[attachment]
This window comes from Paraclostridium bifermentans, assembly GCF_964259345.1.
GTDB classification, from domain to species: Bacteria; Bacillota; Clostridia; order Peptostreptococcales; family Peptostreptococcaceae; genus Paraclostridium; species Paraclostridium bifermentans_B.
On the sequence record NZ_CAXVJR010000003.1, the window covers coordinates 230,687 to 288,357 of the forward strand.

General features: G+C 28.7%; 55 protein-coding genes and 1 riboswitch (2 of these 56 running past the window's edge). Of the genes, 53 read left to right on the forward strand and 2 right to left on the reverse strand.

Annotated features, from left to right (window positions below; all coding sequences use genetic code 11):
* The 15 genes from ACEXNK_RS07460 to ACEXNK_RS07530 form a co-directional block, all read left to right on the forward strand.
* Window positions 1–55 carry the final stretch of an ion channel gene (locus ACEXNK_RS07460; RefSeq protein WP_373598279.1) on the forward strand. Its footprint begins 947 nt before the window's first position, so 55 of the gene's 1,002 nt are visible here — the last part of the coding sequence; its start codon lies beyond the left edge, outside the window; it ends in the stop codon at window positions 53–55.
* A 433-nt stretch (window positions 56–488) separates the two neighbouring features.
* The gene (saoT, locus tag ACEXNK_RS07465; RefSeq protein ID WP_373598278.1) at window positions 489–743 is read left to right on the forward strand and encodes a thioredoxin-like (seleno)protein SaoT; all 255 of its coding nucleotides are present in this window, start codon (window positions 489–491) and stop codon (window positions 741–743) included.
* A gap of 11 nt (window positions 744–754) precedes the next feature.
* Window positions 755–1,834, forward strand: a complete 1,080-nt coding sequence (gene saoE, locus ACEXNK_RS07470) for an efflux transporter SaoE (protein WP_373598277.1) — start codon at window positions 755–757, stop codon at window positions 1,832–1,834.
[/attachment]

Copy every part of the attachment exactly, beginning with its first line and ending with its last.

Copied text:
This window comes from Paraclostridium bifermentans, assembly GCF_964259345.1.
GTDB classification, from domain to species: Bacteria; Bacillota; Clostridia; order Peptostreptococcales; family Peptostreptococcaceae; genus Paraclostridium; species Paraclostridium bifermentans_B.
On the sequence record NZ_CAXVJR010000003.1, the window covers coordinates 230,687 to 288,357 of the forward strand.

General features: G+C 28.7%; 55 protein-coding genes and 1 riboswitch (2 of these 56 running past the window's edge). Of the genes, 53 read left to right on the forward strand and 2 right to left on the reverse strand.

Annotated features, from left to right (window positions below; all coding sequences use genetic code 11):
* The 15 genes from ACEXNK_RS07460 to ACEXNK_RS07530 form a co-directional block, all read left to right on the forward strand.
* Window positions 1–55 carry the final stretch of an ion channel gene (locus ACEXNK_RS07460; RefSeq protein WP_373598279.1) on the forward strand. Its footprint begins 947 nt before the window's first position, so 55 of the gene's 1,002 nt are visible here — the last part of the coding sequence; its start codon lies beyond the left edge, outside the window; it ends in the stop codon at window positions 53–55.
* A 433-nt stretch (window positions 56–488) separates the two neighbouring features.
* The gene (saoT, locus tag ACEXNK_RS07465; RefSeq protein ID WP_373598278.1) at window positions 489–743 is read left to right on the forward strand and encodes a thioredoxin-like (seleno)protein SaoT; all 255 of its coding nucleotides are present in this window, start codon (window positions 489–491) and stop codon (window positions 741–743) included.
* A gap of 11 nt (window positions 744–754) precedes the next feature.
* Window positions 755–1,834, forward strand: a complete 1,080-nt coding sequence (gene saoE, locus ACEXNK_RS07470) for an efflux transporter SaoE (protein WP_373598277.1) — start codon at window positions 755–757, stop codon at window positions 1,832–1,834.